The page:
Given the times, that so many businesses need to consider remote administrators should not surprise anyone. However, has anyone considered the cybersecurity and identity management implications of remote administrators? What does it mean to have your most privileged users working from an environment outside the corporate security boundary? How can your enterprise protect their credentials from abuse?
Advice from Nate Yocom of Centrify
- Grant IT administrators secure, context-aware access to a controlled set of servers, network devices and Infrastructure-as-a-Service (IaaS).
- Enable outsourced IT without the need of including administrators in the Active Directory.
- Control access to specific data centers and cloud-based resources without the increased risk of providing full VPN access.
- Secure all administrative access with risk-aware, multi-factor authentication (MFA).
- Single secure access point for administrators to manage infrastructure using shared accounts or their own Active Directory account.
- Enable secure remote access to data center and cloud-based infrastructures for internal users, third-party vendors, and outsourced IT through a cloud service or on-premises deployment.
This is an incredibly significant topic as the coronavirus pandemic accelerates and traps many workers at home. Let’s break down some of Yocom’s advice, because he offers valuable insights in these confusing and troubling times.
Enforce the Principle of Least Privilege for Remote Administrators
The Principle of Least Privilege states that users should only have the privileges and permissions necessary to complete their jobs. In other words, if a user obtains permissions beyond their everyday workflows, your IT security team must revoke them immediately.
Therefore, the Principle of Least Privilege doubles as both common sense and cybersecurity mandate. However, enterprises still struggle to deploy and maintain this principle over time. In fact, plenty of factors can disrupt or impede the Principle of Least Privilege. These include:
- A temporary project or other short-term disruption (like a departing employee) requiring the granting of permissions to different users, and then those permissions lingering with them.
- The network scaling or changing rapidly, requiring the creation of new privileges without regulation or careful monitoring.
- Run-of-the-mill complacency and neglect. The logic goes that you trust privileged users, so they should have more permissions to handle problems. By default, they receive new permissions.
With the coronavirus ravaging communications and workflows around the globe, enterprises face temptation; they feel circumstances permit them to let their privileged users obtain more control as they deal with other issues.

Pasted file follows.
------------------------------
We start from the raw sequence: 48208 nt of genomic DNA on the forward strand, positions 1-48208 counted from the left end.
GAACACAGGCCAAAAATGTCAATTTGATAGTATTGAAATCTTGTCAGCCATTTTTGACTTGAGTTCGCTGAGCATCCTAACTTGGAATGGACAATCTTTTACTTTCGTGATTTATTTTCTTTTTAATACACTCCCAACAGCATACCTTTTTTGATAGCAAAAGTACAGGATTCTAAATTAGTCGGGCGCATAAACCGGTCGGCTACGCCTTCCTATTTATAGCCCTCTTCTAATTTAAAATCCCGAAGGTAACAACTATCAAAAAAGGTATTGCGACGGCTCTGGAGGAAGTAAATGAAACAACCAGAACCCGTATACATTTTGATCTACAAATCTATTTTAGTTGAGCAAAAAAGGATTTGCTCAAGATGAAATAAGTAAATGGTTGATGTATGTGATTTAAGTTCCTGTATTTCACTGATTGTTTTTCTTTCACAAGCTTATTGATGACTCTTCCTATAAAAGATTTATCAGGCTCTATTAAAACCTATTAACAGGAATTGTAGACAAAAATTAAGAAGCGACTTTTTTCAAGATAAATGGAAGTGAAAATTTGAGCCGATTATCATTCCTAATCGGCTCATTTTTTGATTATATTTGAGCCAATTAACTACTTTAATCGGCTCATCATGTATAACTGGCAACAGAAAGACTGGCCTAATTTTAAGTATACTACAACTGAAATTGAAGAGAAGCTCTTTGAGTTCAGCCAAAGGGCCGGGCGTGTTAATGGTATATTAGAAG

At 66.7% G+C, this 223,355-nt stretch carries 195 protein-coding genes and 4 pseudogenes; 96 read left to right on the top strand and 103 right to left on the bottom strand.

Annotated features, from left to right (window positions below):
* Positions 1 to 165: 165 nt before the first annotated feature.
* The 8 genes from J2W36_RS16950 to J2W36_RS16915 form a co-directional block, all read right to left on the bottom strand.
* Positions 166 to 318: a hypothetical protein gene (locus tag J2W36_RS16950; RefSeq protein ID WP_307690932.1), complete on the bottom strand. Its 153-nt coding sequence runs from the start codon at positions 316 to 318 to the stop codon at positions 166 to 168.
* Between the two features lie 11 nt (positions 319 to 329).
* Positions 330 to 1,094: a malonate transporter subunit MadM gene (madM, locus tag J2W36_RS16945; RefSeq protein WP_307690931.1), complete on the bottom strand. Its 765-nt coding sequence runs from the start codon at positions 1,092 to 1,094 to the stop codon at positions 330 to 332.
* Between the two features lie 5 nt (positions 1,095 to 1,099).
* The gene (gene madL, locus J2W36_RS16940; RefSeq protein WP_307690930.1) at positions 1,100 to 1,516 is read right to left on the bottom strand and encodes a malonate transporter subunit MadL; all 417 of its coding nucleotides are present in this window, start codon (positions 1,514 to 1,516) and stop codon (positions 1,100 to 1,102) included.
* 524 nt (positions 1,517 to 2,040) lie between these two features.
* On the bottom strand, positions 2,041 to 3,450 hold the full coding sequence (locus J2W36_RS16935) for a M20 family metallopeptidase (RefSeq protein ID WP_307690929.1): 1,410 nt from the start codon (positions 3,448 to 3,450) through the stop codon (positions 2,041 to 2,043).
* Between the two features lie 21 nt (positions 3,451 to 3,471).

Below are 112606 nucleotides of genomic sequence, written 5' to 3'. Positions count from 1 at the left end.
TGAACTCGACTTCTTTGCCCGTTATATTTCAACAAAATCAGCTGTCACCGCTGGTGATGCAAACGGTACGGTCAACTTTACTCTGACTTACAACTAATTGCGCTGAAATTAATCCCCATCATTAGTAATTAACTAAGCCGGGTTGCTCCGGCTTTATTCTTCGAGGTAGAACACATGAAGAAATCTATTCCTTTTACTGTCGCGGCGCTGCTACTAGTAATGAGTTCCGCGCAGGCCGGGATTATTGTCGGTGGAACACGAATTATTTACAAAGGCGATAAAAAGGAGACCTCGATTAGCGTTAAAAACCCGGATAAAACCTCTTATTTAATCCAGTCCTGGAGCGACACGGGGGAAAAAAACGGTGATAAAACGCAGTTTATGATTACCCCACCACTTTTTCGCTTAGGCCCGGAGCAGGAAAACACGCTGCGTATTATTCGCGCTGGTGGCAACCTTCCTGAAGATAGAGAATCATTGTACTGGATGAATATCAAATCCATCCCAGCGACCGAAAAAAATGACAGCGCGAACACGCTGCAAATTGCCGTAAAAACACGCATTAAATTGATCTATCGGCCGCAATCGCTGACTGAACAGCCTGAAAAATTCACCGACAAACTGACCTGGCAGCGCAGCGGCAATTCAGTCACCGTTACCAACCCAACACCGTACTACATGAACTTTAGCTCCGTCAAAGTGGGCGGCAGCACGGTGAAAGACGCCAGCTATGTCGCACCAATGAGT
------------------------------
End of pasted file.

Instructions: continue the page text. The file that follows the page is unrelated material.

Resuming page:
However, this could lead them into a trap. The more powerful privileged users become, the more of a target they become for cyber threat actors. After all, with more permissions, the more damage hackers could do with stolen privileged accounts.
Therefore, enterprises need to follow Yocom’s advice and limit remote administrators’ access to data centers and cloud-based resources. This limits the damage these credentials can do during a security incident. Keep this in mind when planning out your cybersecurity strategy moving forward.
Multifactor Authentication for Remote Administrators
Your enterprise should take Yocom’s advice about deploying multifactor authentication (MFA) for remote administrators to heart; you must ensure they can verify their users effectively.
However, you should also do so for all of your employees, regardless of their administrator or remote status. Single-factor authentication, usually embodied in passwords, basically welcomes hackers in with open arms. The more factors your enterprise imposes between access request and access granted, the more secure your sensitive data.
Therefore, you need to deploy as many authentication factors as possible, especially for your remote administrators who operate without direct oversight. Fortunately, many of these factors can operate without interrupting logins. Time of access request monitoring and geofencing are among the most prominent means of verifying identity without active inputs.
Other MFA factors can include hard tokens (which can be users’ mobile devices), biometrics, and SMS messaging. In other words, you can deploy MFA in a way that requires little from your employees but proves effective for cybersecurity.
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